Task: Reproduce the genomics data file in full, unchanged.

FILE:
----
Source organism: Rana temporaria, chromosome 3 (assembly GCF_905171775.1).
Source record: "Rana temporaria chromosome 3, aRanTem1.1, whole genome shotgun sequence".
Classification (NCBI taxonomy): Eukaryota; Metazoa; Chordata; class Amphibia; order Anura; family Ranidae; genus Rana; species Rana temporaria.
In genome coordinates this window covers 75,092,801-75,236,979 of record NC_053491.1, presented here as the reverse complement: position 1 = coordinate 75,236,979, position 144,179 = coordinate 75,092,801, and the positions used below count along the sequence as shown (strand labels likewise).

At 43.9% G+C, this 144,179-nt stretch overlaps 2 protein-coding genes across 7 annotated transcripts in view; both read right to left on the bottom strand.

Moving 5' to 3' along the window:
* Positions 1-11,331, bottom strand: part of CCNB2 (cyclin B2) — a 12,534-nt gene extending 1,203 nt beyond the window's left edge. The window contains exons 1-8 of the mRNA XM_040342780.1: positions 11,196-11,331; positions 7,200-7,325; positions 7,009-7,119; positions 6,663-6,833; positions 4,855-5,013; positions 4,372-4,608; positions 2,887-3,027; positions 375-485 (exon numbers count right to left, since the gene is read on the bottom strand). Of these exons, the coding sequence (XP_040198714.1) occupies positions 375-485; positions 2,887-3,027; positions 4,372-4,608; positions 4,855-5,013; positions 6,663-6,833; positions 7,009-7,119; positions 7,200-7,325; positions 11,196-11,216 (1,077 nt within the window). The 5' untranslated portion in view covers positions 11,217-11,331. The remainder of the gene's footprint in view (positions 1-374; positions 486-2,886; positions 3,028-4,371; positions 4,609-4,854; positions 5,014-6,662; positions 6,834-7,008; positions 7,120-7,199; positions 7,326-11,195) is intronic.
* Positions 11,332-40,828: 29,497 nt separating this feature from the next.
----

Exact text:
Source organism: Rana temporaria, chromosome 3 (assembly GCF_905171775.1).
Source record: "Rana temporaria chromosome 3, aRanTem1.1, whole genome shotgun sequence".
Classification (NCBI taxonomy): Eukaryota; Metazoa; Chordata; class Amphibia; order Anura; family Ranidae; genus Rana; species Rana temporaria.
In genome coordinates this window covers 75,092,801-75,236,979 of record NC_053491.1, presented here as the reverse complement: position 1 = coordinate 75,236,979, position 144,179 = coordinate 75,092,801, and the positions used below count along the sequence as shown (strand labels likewise).

At 43.9% G+C, this 144,179-nt stretch overlaps 2 protein-coding genes across 7 annotated transcripts in view; both read right to left on the bottom strand.

Moving 5' to 3' along the window:
* Positions 1-11,331, bottom strand: part of CCNB2 (cyclin B2) — a 12,534-nt gene extending 1,203 nt beyond the window's left edge. The window contains exons 1-8 of the mRNA XM_040342780.1: positions 11,196-11,331; positions 7,200-7,325; positions 7,009-7,119; positions 6,663-6,833; positions 4,855-5,013; positions 4,372-4,608; positions 2,887-3,027; positions 375-485 (exon numbers count right to left, since the gene is read on the bottom strand). Of these exons, the coding sequence (XP_040198714.1) occupies positions 375-485; positions 2,887-3,027; positions 4,372-4,608; positions 4,855-5,013; positions 6,663-6,833; positions 7,009-7,119; positions 7,200-7,325; positions 11,196-11,216 (1,077 nt within the window). The 5' untranslated portion in view covers positions 11,217-11,331. The remainder of the gene's footprint in view (positions 1-374; positions 486-2,886; positions 3,028-4,371; positions 4,609-4,854; positions 5,014-6,662; positions 6,834-7,008; positions 7,120-7,199; positions 7,326-11,195) is intronic.
* Positions 11,332-40,828: 29,497 nt separating this feature from the next.